Characteristic of the synhexyl effect is intermittency ; the symptoms, as with cannabis and mescaline intoxication, occur in rhythmic waves with intervening periods of apparent normality.  The average duration of the effects is from 8 to 10 hours from the time of onset of the symptoms.
  
With excessively large doses, the toxic effects are frightening rather than actually dangerous, resembling those of acute cannabis poisoning.  The onset occurs with a sudden feeling of acute apprehension and collapse, with rapid bounding pulse, mydriasis and dryness of the mouth and throat, hyperreflexia, clonic twitching, mental confusion, headache, and vertigo.  Euphoria is absent, the emotional reaction being one of acute anxiety and apprehension.  These symptoms usually pass off completely in 12 to 24 hours.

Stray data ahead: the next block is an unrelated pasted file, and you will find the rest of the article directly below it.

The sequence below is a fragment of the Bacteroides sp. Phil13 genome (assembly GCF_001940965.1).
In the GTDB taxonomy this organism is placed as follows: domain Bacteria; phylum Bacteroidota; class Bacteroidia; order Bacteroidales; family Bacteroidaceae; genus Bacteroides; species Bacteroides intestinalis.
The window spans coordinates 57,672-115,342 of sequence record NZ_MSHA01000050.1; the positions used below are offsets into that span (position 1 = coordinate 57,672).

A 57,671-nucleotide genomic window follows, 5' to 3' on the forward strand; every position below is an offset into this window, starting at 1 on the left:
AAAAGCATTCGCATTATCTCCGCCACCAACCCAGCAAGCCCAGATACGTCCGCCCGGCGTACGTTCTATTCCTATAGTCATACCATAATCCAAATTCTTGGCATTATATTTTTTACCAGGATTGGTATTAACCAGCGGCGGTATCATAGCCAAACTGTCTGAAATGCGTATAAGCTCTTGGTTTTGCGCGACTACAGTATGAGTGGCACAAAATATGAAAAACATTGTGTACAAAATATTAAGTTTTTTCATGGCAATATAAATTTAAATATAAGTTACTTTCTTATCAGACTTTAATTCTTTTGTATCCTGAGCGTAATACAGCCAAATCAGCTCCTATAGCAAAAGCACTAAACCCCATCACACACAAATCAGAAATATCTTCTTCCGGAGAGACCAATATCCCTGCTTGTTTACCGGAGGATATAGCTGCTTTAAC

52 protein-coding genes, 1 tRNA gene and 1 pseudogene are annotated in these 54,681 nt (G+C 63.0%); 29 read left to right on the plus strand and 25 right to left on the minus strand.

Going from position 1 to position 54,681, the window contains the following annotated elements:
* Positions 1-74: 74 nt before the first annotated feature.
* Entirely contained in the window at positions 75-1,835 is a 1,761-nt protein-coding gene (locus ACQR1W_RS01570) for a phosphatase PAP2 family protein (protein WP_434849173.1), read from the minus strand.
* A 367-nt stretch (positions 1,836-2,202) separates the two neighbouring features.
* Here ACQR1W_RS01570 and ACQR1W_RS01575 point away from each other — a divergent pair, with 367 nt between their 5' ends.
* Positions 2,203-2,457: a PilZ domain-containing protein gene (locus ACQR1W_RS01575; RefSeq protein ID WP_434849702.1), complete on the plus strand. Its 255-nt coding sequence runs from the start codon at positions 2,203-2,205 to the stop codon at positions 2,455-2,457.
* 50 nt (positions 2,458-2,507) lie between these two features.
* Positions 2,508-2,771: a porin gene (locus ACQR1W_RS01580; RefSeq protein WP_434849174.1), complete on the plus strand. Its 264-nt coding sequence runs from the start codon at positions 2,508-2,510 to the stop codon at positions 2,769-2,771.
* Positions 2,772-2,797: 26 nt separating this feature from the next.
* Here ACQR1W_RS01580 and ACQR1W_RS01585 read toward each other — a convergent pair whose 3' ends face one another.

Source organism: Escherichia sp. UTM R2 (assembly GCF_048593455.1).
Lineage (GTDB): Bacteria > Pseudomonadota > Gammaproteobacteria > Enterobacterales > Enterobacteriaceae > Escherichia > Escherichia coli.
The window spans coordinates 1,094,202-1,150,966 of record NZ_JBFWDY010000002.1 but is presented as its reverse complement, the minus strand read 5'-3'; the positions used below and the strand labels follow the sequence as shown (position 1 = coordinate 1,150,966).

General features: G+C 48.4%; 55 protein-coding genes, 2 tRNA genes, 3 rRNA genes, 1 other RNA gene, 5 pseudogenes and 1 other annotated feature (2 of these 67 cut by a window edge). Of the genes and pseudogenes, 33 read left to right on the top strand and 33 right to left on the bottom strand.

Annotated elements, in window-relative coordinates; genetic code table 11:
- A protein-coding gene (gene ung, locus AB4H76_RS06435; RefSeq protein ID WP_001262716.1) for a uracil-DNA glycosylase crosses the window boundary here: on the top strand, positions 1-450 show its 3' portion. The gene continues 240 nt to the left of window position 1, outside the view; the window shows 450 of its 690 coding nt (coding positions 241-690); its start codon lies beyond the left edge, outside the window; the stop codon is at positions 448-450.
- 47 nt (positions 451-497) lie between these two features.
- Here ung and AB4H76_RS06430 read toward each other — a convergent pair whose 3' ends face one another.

The biochemical changes produced by the drug are slight, consisting of increased blood concentration and hemoglobin value, and mild hypoglycemia.  There may be slight diereses and rise of temperature ; other changes include a slight rise in blood pressure, cerebral hyperemia, and increase in the venous pressures.

Absorption of the drug apparently takes place through the lacteal vessels of the small intestine, since it is a resinous substance and cannot therefore be absorbed direct through the stomach wall, as is the case with alkaloids and other water-soluble substances.  This would account for the long latent period between ingestion and onset of symptoms of intoxication, which is normally of the order of two to three hours.  The drug is partly destroyed by oxidation in the liver, but a certain proportion is excreted unchanged in the urine, in which respect it resembles natural cannabis and mescaline.